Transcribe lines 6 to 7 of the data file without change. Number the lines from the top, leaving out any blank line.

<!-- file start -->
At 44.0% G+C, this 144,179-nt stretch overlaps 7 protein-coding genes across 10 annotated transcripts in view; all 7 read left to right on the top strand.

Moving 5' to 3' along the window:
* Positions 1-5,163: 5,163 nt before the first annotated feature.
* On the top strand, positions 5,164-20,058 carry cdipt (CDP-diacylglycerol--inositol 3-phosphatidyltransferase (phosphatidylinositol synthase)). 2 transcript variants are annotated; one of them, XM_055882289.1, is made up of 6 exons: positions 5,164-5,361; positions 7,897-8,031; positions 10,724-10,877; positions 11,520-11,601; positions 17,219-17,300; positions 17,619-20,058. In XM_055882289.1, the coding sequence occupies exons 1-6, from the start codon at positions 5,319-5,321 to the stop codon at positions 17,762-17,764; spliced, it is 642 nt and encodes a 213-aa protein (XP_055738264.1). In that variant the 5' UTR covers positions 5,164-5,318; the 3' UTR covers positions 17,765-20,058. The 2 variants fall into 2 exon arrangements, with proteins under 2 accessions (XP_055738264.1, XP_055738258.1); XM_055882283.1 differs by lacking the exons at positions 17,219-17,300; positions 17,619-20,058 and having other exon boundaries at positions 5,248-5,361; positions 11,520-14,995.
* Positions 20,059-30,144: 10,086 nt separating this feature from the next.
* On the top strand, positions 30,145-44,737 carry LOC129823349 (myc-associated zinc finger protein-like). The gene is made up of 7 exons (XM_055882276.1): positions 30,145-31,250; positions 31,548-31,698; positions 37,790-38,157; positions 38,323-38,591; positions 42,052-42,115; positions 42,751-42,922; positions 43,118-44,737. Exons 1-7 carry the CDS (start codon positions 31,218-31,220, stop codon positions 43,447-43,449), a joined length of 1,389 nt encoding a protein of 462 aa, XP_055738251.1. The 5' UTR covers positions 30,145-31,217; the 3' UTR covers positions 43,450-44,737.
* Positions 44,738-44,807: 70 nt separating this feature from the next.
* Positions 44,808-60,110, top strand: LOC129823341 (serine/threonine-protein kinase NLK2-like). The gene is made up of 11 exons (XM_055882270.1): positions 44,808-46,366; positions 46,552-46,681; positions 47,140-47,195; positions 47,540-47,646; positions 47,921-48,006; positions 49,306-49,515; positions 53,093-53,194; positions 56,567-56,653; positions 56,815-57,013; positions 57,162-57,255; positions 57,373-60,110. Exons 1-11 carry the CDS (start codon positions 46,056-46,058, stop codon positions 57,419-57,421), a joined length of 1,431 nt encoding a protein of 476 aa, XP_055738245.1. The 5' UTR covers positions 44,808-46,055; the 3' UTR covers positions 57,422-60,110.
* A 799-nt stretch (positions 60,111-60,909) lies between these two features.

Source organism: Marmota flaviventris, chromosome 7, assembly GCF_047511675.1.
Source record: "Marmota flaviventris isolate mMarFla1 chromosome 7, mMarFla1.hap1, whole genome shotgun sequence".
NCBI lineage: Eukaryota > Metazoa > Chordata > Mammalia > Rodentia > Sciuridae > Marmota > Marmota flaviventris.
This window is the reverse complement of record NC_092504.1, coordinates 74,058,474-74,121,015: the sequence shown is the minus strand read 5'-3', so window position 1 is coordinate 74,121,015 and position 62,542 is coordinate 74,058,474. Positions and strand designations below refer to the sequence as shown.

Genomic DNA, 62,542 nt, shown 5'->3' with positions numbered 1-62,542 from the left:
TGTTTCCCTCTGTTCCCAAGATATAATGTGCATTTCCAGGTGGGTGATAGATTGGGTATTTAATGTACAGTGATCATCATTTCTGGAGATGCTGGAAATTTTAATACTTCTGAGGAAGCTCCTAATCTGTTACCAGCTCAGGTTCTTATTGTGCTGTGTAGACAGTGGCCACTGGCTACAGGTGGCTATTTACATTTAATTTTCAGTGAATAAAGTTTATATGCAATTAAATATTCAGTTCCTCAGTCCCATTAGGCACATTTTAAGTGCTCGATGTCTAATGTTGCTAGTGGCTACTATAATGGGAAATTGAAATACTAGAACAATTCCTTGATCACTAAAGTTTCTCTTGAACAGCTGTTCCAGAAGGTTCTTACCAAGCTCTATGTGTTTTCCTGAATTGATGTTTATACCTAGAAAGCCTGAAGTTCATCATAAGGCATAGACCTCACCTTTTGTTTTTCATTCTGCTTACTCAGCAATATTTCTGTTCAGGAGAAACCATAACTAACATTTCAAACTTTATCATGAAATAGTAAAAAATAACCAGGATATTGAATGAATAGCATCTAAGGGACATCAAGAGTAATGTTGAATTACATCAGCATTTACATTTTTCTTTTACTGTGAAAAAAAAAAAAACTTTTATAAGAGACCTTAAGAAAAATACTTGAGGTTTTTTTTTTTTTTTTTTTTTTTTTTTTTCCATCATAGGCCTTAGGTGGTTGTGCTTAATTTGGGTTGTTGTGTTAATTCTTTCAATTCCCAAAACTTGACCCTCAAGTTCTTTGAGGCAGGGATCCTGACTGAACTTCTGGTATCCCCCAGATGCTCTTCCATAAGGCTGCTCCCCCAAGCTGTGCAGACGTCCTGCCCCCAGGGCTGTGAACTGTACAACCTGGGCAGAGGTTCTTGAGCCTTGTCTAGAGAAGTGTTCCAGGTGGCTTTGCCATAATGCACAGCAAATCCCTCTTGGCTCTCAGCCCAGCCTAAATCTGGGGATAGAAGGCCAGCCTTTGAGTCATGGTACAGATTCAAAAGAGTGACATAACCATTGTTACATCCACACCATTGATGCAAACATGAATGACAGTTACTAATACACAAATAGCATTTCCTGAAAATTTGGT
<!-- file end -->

* On the top strand, positions 30,145-44,737 carry LOC129823349 (myc-associated zinc finger protein-like). The gene is made up of 7 exons (XM_055882276.1): positions 30,145-31,250; positions 31,548-31,698; positions 37,790-38,157; positions 38,323-38,591; positions 42,052-42,115; positions 42,751-42,922; positions 43,118-44,737. Exons 1-7 carry the CDS (start codon positions 31,218-31,220, stop codon positions 43,447-43,449), a joined length of 1,389 nt encoding a protein of 462 aa, XP_055738251.1. The 5' UTR covers positions 30,145-31,217; the 3' UTR covers positions 43,450-44,737.
* Positions 44,738-44,807: 70 nt separating this feature from the next.